Book Review: “An Isolated Incident” – by Soniah Kamal

Set in 1990s, the novel, as the book cover indicates, is about Kashmir and the people who are in one way or the other affected by the region’s conflict. A young girl Zari who is in her teens resides in Srinagar along with her family. The family realizes the discomfort of living in a region under military occupation and hence, considers the option of leaving the place but Zari’s father – due to his love for his homeland – never agrees to it. A tragedy hits the family as a result of which Zari’s fate takes her from one relative’s home to another until she finally lands in America to stay with a family who are distant relatives.

On the other hand there is a young boy Billy; a US citizen who’s father belongs to Indian-held Kashmir; the place which he had visited only once during his childhood. Mauj jee – his grandfather’s sister, whom he had met during the visit, had been quite affectionate towards him and keeps writing him letters for quite some time after he gets back to US. Billy is a person who’s always been curious to explore his family’s history while his parents maintain that he should stay away from the past and only live with his current identity i.e. of being a US citizen. But Billy’s curiosity never ends and as things keep unfolding, he starts making up his mind to join the training camps set up for freedom fighters in Afghanistan because for him “Freedom was worth everything and everything was worth freedom”. Only once he’s into it, he realizes the harshness of the otherwise known to be a glorious journey of freedom fighting.

An Isolated Incident is Soniah Kamal’s debut novel that involves some ten good years of hard-work where meticulous care has been taken for character development. A Pakistani-American author having maternal family belonging to Indian-held Kashmir, Soniah Kamal has written this novel to fulfill the promise made to her late grandfather that she would write something about Kashmir at some point in life. Therefore, she dedicates this novel to her late grandparents the lives of whom she briefly discusses in the afterword; ‘Kashmir Calling – A Memoir’.

Sharing some commonality with Mirza Waheed’s Book of Gold Leaves’, this novel begins with a plot set in Srinagar in 1990s. It also talks about life in Kashmir under military occupation and its impact. And when it comes to writing about Kashmir, the topic of freedom fighting becomes the definite part of the story. The different thing here is that An Isolated Incident comes from a Pakistani writer who holds a strong connection with her ancestors’ homeland which is so dear to her and it reflects in the way she ends her book with these touching words:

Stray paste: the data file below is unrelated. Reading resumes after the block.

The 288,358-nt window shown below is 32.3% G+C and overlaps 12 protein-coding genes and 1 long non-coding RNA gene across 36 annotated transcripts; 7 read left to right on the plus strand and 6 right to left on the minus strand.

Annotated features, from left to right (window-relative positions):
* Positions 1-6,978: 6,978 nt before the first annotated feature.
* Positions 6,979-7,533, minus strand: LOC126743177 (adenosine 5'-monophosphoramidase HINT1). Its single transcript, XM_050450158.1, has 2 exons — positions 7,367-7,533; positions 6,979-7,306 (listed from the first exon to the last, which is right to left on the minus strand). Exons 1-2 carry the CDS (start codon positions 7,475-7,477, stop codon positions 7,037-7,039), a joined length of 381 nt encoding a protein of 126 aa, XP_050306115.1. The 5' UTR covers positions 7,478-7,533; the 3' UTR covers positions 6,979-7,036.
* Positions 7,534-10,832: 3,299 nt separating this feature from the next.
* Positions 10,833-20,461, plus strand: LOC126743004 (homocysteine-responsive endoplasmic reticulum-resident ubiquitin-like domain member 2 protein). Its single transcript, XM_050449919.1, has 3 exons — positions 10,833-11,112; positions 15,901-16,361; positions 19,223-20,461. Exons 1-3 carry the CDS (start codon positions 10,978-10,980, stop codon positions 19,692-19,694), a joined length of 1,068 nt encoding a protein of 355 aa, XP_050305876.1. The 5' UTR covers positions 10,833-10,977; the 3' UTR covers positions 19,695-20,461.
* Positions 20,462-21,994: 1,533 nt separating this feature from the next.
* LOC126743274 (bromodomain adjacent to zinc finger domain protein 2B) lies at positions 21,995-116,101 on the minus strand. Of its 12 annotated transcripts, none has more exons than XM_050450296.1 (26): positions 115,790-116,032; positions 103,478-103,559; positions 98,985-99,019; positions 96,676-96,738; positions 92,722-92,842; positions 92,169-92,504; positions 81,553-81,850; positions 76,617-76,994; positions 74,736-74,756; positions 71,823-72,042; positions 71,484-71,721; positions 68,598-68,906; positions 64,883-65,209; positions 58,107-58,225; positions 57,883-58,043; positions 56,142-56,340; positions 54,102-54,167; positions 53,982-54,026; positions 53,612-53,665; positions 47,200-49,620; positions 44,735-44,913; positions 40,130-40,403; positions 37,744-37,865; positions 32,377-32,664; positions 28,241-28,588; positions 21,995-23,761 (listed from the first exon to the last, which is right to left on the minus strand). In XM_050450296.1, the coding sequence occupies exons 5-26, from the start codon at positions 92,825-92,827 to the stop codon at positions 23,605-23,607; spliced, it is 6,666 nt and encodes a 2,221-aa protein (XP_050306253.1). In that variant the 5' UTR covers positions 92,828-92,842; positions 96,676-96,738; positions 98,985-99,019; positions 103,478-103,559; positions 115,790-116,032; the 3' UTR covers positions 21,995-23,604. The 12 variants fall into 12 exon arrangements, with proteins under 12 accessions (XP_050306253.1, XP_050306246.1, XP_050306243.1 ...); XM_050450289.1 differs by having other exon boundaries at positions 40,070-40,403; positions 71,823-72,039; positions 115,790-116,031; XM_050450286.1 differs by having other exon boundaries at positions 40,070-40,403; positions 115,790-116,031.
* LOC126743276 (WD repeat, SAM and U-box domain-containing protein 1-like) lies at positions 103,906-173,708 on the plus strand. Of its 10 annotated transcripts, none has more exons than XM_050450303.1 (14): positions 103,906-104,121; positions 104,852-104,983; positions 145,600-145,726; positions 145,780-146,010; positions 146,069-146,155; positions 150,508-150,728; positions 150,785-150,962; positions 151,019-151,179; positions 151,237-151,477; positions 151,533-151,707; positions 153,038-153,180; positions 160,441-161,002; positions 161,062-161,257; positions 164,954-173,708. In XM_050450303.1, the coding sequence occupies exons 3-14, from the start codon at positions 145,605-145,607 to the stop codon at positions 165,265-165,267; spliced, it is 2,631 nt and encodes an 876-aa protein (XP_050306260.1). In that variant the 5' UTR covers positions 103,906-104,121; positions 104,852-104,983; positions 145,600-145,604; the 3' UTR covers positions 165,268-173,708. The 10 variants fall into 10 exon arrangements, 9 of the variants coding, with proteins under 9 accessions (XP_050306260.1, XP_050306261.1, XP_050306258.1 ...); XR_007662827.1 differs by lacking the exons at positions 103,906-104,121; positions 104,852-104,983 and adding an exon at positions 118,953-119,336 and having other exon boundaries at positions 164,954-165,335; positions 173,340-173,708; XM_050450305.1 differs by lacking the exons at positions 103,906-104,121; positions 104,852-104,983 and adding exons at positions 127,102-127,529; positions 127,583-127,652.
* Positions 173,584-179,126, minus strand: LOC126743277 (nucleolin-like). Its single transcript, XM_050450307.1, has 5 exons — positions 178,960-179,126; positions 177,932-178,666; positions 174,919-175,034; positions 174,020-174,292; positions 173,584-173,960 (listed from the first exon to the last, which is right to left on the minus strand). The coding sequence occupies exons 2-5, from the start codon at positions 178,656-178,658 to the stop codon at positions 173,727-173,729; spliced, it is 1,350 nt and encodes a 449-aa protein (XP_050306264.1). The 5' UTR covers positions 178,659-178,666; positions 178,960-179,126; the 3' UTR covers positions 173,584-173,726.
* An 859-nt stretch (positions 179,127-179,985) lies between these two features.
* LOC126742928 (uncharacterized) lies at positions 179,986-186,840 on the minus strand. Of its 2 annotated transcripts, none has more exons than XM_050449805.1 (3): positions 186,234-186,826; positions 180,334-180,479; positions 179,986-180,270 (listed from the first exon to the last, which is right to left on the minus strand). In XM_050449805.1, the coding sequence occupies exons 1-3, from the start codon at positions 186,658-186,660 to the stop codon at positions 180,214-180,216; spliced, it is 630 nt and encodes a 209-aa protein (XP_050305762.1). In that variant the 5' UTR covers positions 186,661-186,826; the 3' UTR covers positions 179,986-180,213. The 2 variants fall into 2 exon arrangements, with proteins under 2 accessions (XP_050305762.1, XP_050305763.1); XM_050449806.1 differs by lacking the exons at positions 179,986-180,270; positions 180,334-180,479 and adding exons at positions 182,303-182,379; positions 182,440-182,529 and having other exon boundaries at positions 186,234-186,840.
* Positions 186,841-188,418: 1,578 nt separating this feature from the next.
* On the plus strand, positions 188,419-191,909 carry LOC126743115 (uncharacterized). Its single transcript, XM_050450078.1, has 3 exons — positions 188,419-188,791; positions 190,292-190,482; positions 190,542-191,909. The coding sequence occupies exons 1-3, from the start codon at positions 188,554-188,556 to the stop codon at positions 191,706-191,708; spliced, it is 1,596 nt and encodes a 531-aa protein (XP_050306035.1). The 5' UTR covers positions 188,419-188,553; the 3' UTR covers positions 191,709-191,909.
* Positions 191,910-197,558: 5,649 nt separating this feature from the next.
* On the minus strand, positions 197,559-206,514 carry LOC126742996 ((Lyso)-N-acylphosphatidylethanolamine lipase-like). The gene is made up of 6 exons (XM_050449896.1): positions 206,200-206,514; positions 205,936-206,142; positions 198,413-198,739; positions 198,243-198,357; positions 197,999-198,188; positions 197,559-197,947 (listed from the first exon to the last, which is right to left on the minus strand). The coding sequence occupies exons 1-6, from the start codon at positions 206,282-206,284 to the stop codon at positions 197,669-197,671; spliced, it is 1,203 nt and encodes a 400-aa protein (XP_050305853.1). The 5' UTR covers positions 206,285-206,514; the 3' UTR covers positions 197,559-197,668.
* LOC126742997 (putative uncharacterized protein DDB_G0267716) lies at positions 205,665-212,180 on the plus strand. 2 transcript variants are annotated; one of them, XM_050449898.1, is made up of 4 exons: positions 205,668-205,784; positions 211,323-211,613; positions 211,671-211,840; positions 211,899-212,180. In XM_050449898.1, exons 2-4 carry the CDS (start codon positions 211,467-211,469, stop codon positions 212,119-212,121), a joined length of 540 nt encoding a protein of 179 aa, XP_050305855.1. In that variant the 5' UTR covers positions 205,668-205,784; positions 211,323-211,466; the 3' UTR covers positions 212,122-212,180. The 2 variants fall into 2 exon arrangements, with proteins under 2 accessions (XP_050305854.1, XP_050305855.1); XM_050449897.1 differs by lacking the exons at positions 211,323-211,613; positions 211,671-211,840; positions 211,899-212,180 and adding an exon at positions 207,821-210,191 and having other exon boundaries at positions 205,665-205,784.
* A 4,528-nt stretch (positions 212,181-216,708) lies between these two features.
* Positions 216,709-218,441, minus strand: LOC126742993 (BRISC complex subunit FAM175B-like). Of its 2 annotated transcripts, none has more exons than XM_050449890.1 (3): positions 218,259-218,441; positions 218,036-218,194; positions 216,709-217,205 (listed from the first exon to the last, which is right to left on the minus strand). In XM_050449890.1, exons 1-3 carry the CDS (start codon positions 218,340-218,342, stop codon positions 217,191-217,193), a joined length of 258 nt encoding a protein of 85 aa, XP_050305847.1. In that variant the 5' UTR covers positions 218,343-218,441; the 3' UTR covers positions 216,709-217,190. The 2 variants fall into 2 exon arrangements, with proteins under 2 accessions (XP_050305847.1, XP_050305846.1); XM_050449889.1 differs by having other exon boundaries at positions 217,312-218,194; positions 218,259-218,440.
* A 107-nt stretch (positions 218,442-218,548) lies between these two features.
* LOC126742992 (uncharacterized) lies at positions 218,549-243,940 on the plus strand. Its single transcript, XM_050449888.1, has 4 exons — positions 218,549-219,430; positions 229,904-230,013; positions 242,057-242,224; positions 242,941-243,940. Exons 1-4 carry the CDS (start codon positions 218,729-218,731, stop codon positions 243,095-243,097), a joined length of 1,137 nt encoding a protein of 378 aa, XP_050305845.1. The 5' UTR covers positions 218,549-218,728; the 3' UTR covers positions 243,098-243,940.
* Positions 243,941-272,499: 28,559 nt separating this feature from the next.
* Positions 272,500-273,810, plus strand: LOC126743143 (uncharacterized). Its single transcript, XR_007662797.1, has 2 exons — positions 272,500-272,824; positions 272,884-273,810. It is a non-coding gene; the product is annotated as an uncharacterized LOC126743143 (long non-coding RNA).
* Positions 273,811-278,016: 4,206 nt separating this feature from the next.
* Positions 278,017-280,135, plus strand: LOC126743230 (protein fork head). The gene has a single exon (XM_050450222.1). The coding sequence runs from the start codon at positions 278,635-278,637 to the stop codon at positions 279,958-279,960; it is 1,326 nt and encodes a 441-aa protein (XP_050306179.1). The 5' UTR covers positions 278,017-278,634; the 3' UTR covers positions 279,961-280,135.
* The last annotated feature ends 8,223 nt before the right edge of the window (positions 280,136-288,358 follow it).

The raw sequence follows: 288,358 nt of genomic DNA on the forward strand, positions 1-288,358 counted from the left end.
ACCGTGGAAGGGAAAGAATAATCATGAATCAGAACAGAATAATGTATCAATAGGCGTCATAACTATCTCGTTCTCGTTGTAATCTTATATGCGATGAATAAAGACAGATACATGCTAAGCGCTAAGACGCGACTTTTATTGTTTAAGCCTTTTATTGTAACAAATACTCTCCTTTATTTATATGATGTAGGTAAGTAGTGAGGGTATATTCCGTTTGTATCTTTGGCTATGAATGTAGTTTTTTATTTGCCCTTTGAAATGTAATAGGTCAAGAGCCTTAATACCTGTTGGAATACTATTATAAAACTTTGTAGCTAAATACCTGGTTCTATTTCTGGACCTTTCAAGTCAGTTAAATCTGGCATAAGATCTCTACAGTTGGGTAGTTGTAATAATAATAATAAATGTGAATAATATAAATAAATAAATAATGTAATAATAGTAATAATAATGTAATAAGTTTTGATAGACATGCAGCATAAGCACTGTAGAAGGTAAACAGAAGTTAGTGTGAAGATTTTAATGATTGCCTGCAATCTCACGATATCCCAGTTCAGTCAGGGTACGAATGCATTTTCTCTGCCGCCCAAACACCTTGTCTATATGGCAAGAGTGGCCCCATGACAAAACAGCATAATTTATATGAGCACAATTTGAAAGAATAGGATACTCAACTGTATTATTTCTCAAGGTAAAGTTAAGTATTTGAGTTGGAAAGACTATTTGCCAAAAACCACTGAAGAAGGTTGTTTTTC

As I’ll finally lie down to sleep, I will think, it is true, I’ve never lived in Kashmir, but it is also true that my Kashmir lives in me”

There are certain mysterious aspects in the story which can perhaps be understood by those who have a little deeper understanding of the Kashmir conflict. Nevertheless, the tone of the storyline is politically neutral. Being of Pakistani origin has certainly not made the author sound to be promoting the national narrative of Pakistan. The character Billy, who aims to join the freedom struggle, clearly appears to help liberate the land from just any country’s influence once and for all.

The tale is full of emotions and haunting memories. Under the cover of fiction, it gives a glimpse of reality with which the lives of Kashmiris are affected due to the occupation and militancy. It also portrays that the freedom struggle is very much part of any other family leading an otherwise normal life. The shattering of dreams, the loss of loved ones, the difficulty in getting back to a normal life after a devastating trauma, the quest to dig into one’s own lost identity is all encapsulated in this heart-wrenching yet beautiful narration.

What deeply involves the reader is the way Soniah Kamal has penned down the feelings of the main characters. There is a tormented soul of Zari, to whom life seems worthless yet she hangs in there due to her fairly strong faith. Then there is Billy who stretches himself as much as possible to make things better for Zari through his love and care.

All in all, the novel highlights all those dimensions which the people belonging to an occupied land can relate to. The fact that the author has never lived in Kashmir yet has tried to depict the sentiments of its people in a literary way is something praise-worthy. How successful she has been in doing so, only the readers from the ill-fated land can tell but the intention with which Soniah Kamal has made her debut attempt is appreciable. A promise well-kept to her Kashmiri grandfather


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